We have no problem with the show exploring what might happen given that Lockhart has chosen to pursue graduate education in medicine--though she would be at least 50 times more likely to have done so in nursing, perhaps becoming an ED Clinical Nurse Specialist. We were also encouraged to see the show make greater use of its minor nurse characters than it has in some time, and to show at least a little more of what ED nurses actually do.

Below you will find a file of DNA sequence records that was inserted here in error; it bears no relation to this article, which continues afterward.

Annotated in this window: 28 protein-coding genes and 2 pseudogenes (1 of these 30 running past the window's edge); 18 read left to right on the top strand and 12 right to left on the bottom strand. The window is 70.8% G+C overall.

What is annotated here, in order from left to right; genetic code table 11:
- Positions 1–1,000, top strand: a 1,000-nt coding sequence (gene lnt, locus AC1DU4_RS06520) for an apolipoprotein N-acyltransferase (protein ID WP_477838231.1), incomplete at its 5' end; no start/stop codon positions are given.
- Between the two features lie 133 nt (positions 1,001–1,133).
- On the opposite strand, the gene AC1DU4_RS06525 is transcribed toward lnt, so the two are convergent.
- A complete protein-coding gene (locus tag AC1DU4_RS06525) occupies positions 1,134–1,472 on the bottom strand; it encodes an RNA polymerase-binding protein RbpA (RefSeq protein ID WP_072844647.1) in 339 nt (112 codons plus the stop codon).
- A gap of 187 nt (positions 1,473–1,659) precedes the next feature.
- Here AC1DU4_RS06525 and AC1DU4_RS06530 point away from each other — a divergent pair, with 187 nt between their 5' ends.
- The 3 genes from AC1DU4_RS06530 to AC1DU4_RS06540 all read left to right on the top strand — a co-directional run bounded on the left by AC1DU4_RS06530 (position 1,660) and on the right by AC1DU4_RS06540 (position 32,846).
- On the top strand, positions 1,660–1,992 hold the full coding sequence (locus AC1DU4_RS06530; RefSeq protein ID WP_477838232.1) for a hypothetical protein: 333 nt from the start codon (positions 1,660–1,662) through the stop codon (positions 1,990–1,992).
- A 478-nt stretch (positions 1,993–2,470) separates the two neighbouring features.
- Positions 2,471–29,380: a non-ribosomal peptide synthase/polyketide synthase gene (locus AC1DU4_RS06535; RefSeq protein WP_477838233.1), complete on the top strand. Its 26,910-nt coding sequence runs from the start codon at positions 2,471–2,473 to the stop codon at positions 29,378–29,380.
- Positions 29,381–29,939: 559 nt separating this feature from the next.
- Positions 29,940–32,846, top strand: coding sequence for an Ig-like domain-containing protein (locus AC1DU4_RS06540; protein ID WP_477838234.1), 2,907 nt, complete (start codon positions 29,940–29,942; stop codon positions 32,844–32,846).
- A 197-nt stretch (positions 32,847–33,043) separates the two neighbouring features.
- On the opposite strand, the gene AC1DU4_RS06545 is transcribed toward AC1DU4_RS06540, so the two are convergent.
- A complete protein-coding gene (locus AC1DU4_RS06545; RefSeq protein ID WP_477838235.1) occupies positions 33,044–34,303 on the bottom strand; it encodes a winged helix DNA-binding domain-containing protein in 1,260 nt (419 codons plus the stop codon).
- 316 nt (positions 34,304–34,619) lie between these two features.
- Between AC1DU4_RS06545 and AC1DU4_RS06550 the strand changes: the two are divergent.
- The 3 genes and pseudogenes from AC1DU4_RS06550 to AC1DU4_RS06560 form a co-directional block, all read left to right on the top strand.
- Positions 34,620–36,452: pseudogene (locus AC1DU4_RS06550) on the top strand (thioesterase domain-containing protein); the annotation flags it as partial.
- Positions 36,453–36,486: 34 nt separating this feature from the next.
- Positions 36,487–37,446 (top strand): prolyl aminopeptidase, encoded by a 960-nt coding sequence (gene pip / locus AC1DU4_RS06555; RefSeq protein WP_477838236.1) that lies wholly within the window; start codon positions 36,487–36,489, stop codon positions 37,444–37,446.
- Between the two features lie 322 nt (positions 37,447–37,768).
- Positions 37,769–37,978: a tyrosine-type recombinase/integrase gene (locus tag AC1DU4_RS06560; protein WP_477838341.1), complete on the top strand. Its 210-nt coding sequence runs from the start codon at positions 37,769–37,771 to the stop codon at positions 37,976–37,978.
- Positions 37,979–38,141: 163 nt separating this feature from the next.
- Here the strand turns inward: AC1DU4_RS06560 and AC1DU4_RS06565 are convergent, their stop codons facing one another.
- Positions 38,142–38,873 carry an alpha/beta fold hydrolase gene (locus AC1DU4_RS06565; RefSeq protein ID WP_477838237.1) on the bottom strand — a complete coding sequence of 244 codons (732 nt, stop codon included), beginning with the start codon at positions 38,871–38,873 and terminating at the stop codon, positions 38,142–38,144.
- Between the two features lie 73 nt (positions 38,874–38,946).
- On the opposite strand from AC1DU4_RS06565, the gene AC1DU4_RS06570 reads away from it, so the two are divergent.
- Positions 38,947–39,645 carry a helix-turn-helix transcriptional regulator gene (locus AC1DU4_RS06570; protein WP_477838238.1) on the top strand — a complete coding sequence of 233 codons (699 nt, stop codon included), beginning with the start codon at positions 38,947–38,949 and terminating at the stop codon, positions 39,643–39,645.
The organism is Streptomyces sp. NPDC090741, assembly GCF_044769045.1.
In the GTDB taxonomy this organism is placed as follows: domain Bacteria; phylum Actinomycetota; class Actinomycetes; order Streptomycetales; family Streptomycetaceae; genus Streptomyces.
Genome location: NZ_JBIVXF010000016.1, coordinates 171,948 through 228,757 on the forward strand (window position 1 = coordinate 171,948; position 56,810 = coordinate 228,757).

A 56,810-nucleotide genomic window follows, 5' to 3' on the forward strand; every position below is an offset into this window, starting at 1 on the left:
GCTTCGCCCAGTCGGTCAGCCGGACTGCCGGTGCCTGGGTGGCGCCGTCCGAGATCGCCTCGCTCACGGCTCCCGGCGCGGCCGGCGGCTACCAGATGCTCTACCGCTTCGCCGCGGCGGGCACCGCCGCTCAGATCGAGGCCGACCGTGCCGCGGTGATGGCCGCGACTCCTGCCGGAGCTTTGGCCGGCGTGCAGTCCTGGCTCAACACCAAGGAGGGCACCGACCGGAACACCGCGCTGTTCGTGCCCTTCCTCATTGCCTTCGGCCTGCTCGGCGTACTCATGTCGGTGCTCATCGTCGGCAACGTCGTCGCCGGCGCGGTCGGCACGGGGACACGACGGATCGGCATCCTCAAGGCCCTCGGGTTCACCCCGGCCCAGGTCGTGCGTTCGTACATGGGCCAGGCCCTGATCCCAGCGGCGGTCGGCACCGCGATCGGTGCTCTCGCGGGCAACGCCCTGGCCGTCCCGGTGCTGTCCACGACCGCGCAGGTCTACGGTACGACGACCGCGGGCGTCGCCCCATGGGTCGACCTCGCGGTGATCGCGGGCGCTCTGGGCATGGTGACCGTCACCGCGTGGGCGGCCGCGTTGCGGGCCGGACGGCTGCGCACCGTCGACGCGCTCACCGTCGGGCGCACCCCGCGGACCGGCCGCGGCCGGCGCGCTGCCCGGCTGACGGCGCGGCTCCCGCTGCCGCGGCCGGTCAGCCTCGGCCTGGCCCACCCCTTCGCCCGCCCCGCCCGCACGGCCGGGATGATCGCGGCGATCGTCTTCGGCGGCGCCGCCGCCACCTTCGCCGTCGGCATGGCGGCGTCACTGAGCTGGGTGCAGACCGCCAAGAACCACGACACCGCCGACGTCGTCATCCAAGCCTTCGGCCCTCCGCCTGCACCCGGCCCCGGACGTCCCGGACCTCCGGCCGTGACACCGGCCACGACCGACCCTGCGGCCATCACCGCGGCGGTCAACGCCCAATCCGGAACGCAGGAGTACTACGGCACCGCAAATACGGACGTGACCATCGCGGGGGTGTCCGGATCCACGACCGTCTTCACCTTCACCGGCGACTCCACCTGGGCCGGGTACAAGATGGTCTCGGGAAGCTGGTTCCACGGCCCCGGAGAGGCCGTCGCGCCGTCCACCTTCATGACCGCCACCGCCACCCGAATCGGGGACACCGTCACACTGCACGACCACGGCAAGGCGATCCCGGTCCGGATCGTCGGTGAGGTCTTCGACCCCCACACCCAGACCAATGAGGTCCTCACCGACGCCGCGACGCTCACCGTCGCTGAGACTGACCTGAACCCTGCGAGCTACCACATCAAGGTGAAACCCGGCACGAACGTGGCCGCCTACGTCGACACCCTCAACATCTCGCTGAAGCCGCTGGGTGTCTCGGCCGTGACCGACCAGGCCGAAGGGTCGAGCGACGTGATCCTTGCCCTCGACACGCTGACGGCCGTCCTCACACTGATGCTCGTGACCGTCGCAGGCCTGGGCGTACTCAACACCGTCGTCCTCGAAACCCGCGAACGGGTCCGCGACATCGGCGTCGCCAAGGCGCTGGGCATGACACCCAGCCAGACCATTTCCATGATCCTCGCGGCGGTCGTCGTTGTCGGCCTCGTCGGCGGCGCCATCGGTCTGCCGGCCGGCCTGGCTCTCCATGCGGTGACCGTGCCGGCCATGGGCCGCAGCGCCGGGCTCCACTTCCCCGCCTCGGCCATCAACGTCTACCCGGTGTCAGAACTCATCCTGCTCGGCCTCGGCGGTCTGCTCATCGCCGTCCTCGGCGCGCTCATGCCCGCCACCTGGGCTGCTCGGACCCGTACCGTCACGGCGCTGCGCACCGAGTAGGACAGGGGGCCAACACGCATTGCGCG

But as usual, all the patient interactions revolve around the physicians. For the most part in the episode, the nurses are there to do what the physicians ask and help them do their important work, which includes tasks that nurses generally do in real life, such as patient support, discharge planning, triage and medication administration. Marquez is part of an extended interview Lockhart has with a terrified Mexican sex slave, but as a translator, rather than conducting it herself. When Lockhart initially asks Marquez for help with this, Marquez responds that "H&P's" (histories and physicals) are a "doctor's job."